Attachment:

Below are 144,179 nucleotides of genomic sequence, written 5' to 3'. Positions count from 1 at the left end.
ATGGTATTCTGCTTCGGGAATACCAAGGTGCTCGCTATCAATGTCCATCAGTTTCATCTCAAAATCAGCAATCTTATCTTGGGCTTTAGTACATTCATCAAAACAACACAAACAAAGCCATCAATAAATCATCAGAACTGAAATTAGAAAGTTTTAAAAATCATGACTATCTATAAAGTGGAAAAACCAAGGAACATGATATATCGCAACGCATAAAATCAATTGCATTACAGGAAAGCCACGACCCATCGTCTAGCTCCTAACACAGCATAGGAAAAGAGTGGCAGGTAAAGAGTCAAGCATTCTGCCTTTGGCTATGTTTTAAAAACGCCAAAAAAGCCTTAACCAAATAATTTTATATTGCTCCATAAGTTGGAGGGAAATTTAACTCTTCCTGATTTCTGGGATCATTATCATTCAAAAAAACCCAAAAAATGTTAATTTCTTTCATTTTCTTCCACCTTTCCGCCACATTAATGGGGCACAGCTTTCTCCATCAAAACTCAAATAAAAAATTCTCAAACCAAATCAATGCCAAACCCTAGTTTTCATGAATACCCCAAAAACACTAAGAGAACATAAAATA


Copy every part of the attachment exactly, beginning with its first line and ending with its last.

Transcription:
Below are 144,179 nucleotides of genomic sequence, written 5' to 3'. Positions count from 1 at the left end.
ATGGTATTCTGCTTCGGGAATACCAAGGTGCTCGCTATCAATGTCCATCAGTTTCATCTCAAAATCAGCAATCTTATCTTGGGCTTTAGTACATTCATCAAAACAACACAAACAAAGCCATCAATAAATCATCAGAACTGAAATTAGAAAGTTTTAAAAATCATGACTATCTATAAAGTGGAAAAACCAAGGAACATGATATATCGCAACGCATAAAATCAATTGCATTACAGGAAAGCCACGACCCATCGTCTAGCTCCTAACACAGCATAGGAAAAGAGTGGCAGGTAAAGAGTCAAGCATTCTGCCTTTGGCTATGTTTTAAAAACGCCAAAAAAGCCTTAACCAAATAATTTTATATTGCTCCATAAGTTGGAGGGAAATTTAACTCTTCCTGATTTCTGGGATCATTATCATTCAAAAAAACCCAAAAAATGTTAATTTCTTTCATTTTCTTCCACCTTTCCGCCACATTAATGGGGCACAGCTTTCTCCATCAAAACTCAAATAAAAAATTCTCAAACCAAATCAATGCCAAACCCTAGTTTTCATGAATACCCCAAAAACACTAAGAGAACATAAAATA